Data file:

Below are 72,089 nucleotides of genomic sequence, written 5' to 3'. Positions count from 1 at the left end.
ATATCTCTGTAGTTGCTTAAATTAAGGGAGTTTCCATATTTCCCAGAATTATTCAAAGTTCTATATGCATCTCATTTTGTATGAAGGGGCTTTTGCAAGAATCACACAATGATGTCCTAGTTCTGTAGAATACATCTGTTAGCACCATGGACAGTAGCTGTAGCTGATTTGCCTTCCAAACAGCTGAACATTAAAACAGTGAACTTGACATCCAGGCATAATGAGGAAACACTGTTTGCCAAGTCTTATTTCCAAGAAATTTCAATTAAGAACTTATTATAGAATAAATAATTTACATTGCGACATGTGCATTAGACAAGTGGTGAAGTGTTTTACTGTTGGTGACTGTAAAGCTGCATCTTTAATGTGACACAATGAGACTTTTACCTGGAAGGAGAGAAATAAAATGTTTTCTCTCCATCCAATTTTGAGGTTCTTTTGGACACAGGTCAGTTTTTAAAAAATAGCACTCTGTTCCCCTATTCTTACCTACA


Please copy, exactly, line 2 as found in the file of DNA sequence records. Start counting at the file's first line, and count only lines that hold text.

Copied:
ATATCTCTGTAGTTGCTTAAATTAAGGGAGTTTCCATATTTCCCAGAATTATTCAAAGTTCTATATGCATCTCATTTTGTATGAAGGGGCTTTTGCAAGAATCACACAATGATGTCCTAGTTCTGTAGAATACATCTGTTAGCACCATGGACAGTAGCTGTAGCTGATTTGCCTTCCAAACAGCTGAACATTAAAACAGTGAACTTGACATCCAGGCATAATGAGGAAACACTGTTTGCCAAGTCTTATTTCCAAGAAATTTCAATTAAGAACTTATTATAGAATAAATAATTTACATTGCGACATGTGCATTAGACAAGTGGTGAAGTGTTTTACTGTTGGTGACTGTAAAGCTGCATCTTTAATGTGACACAATGAGACTTTTACCTGGAAGGAGAGAAATAAAATGTTTTCTCTCCATCCAATTTTGAGGTTCTTTTGGACACAGGTCAGTTTTTAAAAAATAGCACTCTGTTCCCCTATTCTTACCTACA